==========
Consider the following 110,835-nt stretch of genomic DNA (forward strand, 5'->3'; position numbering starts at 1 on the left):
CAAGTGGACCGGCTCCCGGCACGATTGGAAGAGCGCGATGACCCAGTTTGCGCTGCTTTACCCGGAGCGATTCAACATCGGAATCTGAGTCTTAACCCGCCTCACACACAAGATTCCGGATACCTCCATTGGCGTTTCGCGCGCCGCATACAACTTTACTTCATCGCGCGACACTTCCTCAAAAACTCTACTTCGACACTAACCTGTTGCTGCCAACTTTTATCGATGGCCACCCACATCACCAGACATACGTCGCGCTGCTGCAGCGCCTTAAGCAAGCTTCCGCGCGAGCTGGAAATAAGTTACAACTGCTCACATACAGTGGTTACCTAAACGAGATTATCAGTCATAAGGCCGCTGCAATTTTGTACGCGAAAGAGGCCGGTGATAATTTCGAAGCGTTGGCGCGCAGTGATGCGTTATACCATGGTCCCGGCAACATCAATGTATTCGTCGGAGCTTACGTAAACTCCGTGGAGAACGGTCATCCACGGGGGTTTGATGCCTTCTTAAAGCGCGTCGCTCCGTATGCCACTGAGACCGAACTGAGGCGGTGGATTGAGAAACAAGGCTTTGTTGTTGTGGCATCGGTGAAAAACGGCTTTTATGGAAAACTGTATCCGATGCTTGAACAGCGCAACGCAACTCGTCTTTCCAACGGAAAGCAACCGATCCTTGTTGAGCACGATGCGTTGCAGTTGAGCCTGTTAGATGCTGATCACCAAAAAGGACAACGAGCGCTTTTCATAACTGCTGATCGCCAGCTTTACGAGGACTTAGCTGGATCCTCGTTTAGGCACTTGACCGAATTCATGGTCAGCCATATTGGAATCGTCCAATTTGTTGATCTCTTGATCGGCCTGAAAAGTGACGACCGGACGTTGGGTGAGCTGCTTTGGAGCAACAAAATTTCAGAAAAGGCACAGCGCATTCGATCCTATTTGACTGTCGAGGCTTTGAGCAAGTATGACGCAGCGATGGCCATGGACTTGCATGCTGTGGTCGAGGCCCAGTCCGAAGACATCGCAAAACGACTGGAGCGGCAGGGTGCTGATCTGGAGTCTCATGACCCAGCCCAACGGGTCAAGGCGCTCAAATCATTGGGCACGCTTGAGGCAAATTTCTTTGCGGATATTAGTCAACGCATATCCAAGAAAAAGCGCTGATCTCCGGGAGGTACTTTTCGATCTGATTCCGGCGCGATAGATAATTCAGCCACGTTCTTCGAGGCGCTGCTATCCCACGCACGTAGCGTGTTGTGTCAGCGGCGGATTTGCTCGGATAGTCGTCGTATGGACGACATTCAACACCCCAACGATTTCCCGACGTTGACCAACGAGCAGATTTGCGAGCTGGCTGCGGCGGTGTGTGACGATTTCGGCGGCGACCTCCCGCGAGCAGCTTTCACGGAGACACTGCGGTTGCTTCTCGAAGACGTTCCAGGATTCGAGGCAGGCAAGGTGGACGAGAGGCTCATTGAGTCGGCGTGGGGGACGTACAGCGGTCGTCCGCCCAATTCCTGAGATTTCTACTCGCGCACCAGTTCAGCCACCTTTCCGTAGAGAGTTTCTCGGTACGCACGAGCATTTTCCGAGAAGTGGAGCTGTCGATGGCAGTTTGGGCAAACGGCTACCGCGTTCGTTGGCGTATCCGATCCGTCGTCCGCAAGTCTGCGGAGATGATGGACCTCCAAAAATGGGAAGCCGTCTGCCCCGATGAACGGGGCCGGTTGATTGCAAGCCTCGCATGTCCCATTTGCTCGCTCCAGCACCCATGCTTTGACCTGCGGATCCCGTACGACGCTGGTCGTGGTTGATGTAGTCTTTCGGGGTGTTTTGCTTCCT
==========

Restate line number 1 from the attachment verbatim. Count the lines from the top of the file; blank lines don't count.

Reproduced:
Consider the following 110,835-nt stretch of genomic DNA (forward strand, 5'->3'; position numbering starts at 1 on the left):